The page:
spirometer

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Related to spirometers: Incentive spirometer

spirometer

 [spi-rom´ĕ-ter]
an instrument for measuring air inhaled into and exhaled out of the lungs; it provides a simple way of determining most of the lung volumes and capacities that are measured in pulmonary function tests. One type is the water-seal spirometer, which consists of a hollow drum floating over a chamber of water and counterbalanced by weights so that it can move freely up and down. Inside the drum is a mixture of gases, usually oxygen and air. Leading from the hollow space in the drum to the outside is a tube that has a mouthpiece through which the patient breathes. As one inhales and exhales through the tube the drum rises and falls, causing a needle to move on a nearby rotating chart. The tracing recorded on the chart is called a spirogram.
Using a flow spirometer. From Lammon et al., 1995.
Miller-Keane Encyclopedia and Dictionary of Medicine, Nursing, and Allied Health, Seventh Edition. © 2003 by Saunders, an imprint of Elsevier, Inc. All rights reserved.

spi·rom·e·ter

(spī-rom'ĕ-tĕr),
In clinical practice and research, any device used for measuring flows and volumes, inspired and expired by the lungs, thus assessing pulmonary function. Considered the most basic measurement device of pulmonary function.
[L. spiro, to breathe, + G. metron, measure]
Farlex Partner Medical Dictionary © Farlex 2012

spirometer

(spī-rŏm′ĭ-tər)
n.
An instrument for measuring the volume of air entering and leaving the lungs.

spi′ro·met′ric (-rə-mĕt′rĭk) adj.
spi·rom′e·try n.
The American Heritage® Medical Dictionary Copyright © 2007, 2004 by Houghton Mifflin Company. Published by Houghton Mifflin Company. All rights reserved.

spi·rom·e·ter

(spī-rom'ĕ-tĕr)
A gasometer used for measuring respiratory gases; usually understood to consist of a counterbalanced cylindric bell sealed by dipping into a circular trough of water.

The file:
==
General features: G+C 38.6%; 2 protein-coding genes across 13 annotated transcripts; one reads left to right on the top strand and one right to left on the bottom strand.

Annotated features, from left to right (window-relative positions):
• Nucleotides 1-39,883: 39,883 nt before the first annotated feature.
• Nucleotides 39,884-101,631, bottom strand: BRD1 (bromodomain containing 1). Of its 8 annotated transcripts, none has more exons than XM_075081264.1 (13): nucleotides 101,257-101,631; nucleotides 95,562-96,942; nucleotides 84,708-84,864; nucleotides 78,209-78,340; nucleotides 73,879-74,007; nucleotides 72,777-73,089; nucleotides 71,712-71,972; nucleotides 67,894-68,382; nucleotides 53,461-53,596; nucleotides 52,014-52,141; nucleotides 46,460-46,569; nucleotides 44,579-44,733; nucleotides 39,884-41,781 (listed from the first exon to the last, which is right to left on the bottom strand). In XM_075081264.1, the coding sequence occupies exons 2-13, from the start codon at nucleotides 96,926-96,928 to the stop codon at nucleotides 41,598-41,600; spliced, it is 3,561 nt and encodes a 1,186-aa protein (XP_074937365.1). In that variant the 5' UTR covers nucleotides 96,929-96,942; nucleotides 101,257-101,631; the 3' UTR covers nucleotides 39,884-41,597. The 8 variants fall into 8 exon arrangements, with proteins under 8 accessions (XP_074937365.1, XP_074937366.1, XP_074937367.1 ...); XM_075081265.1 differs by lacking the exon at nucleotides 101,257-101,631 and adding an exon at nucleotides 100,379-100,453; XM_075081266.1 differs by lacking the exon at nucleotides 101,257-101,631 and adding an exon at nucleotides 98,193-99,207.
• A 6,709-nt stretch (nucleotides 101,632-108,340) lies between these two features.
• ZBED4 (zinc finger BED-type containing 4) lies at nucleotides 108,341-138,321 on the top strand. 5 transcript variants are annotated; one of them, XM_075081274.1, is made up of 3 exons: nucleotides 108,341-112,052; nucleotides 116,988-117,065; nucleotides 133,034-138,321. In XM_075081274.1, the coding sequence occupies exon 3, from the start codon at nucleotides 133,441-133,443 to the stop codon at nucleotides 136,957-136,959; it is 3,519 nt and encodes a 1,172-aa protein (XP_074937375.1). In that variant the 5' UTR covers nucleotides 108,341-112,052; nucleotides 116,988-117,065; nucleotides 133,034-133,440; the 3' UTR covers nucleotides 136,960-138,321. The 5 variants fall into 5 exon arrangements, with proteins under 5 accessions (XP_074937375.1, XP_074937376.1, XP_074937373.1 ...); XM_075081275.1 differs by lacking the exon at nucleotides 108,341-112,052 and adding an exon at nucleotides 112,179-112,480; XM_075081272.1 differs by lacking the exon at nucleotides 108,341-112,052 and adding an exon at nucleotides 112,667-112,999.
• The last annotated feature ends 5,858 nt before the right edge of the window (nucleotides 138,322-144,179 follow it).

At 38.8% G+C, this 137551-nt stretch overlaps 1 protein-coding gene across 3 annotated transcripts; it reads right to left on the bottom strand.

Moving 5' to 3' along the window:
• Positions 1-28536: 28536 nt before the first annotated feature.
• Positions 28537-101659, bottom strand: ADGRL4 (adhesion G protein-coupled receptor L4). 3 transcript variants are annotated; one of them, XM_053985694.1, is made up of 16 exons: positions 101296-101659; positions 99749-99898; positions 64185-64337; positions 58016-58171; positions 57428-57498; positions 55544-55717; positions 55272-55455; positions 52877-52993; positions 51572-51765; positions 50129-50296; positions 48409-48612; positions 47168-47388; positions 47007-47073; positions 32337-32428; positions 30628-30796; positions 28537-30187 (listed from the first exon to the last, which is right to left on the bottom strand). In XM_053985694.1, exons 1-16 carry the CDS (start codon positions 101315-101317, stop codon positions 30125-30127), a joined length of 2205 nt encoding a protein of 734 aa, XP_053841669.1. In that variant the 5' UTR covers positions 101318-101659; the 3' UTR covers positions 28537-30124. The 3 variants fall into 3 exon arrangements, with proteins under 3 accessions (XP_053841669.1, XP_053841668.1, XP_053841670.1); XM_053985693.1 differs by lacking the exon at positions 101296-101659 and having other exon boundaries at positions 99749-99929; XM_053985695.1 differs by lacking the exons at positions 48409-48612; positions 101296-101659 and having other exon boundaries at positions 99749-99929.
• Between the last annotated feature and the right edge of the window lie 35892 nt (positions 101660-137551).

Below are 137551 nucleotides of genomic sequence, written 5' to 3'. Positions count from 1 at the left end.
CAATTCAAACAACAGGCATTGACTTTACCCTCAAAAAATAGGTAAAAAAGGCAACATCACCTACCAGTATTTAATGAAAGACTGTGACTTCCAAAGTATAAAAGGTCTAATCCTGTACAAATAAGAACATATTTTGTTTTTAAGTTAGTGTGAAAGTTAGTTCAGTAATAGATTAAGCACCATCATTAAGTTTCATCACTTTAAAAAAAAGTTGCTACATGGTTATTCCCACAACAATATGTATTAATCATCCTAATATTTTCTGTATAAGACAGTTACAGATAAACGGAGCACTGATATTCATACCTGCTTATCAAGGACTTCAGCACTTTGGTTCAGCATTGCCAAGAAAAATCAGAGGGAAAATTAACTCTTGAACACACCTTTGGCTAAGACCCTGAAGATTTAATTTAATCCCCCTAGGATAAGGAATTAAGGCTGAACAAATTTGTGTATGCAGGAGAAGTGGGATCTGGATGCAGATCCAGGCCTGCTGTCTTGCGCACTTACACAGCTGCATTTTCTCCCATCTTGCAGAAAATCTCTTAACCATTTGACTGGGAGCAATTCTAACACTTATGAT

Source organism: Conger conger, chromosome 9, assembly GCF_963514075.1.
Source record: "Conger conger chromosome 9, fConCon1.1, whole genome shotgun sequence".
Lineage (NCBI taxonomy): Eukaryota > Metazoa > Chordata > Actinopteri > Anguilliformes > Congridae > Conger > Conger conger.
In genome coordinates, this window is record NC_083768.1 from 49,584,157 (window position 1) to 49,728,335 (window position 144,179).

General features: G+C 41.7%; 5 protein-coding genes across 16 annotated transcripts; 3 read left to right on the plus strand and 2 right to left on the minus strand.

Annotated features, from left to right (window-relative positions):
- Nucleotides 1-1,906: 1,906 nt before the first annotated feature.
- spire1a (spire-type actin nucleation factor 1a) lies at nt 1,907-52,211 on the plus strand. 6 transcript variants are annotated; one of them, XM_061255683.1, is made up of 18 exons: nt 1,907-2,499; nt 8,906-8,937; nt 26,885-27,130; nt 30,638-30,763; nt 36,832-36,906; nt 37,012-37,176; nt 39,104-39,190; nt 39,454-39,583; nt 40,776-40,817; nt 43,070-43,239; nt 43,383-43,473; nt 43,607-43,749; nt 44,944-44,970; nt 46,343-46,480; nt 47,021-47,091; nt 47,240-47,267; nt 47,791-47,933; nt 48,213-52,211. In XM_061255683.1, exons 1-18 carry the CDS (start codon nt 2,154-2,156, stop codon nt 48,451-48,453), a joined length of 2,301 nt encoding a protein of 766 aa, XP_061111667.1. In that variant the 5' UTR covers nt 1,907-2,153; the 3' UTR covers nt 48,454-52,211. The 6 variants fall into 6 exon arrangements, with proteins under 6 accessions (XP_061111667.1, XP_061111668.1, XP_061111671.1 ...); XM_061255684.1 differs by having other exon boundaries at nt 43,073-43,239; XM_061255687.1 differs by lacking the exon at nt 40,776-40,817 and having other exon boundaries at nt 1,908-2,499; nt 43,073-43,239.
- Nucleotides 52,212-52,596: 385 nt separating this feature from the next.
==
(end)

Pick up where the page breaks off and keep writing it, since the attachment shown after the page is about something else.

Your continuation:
[L. spiro, to breathe, + G. metron, measure]
Medical Dictionary for the Health Professions and Nursing © Farlex 2012

spirometer

an instrument for measuring the volume of respired air.
Collins Dictionary of Biology, 3rd ed. © W. G. Hale, V. A. Saunders, J. P. Margham 2005

Spirometer

An instrument that is used to test lung capacity. It is used to screen patients with dyspnea.
Gale Encyclopedia of Medicine. Copyright 2008 The Gale Group, Inc. All rights reserved.

spi·rom·e·ter

(spī-rom'ĕ-tĕr)
In clinical practice and research, any device used for measuring flows and volumes.
[L. spiro, to breathe, + G. metron, measure]
Medical Dictionary for the Dental Professions © Farlex 2012
References in periodicals archive ?
To prospectively assess the accuracy of the Air-Smart Spirometer to measure forced expiratory volume in the first second ([FEV.sub.1]) and forced vital capacity (FVC) in an SA population, and to investigate the ability of the device to reflect obstructive ventilatory impairment.
1) are graphic displays produced by spirometers, and include volume-time curves (from both types of spirometers) and flow-volume curves (from newer flow-type spirometers).
In this study of patients undergoing CABG, the success of the use of an incentive spirometer for reinforcing a breathing pattern that prevents or reverses breathing complications and improves lung function was measured.
It had to feature an absolutely accurate spirometer that would also be convenient and easy for children and their families to use at home.
The health care industry needs to develop an "office spirometer" specifically to meet the needs of primary care physicians.
These products range from vision and hearing to OHD Quantifit Fit Testing system, spirometers, intoxylizers, and other products that relate to employee care.
Concerning spirometers, provided in-line filters are used, special precautions for patients with transmissible infections such as tuberculosis are unnecessary.
As more cell phones are moving toward a touch screen interface, so are spirometers. Available in color or black and white screens, these spirometers--the majority of which are portable--quickly walk both patient and physician through standard testing procedures to deliver more accurate results faster.
Most spirometers depict a volume time graph and a flow volume graph, which help in examining a patient's pulmonary functions.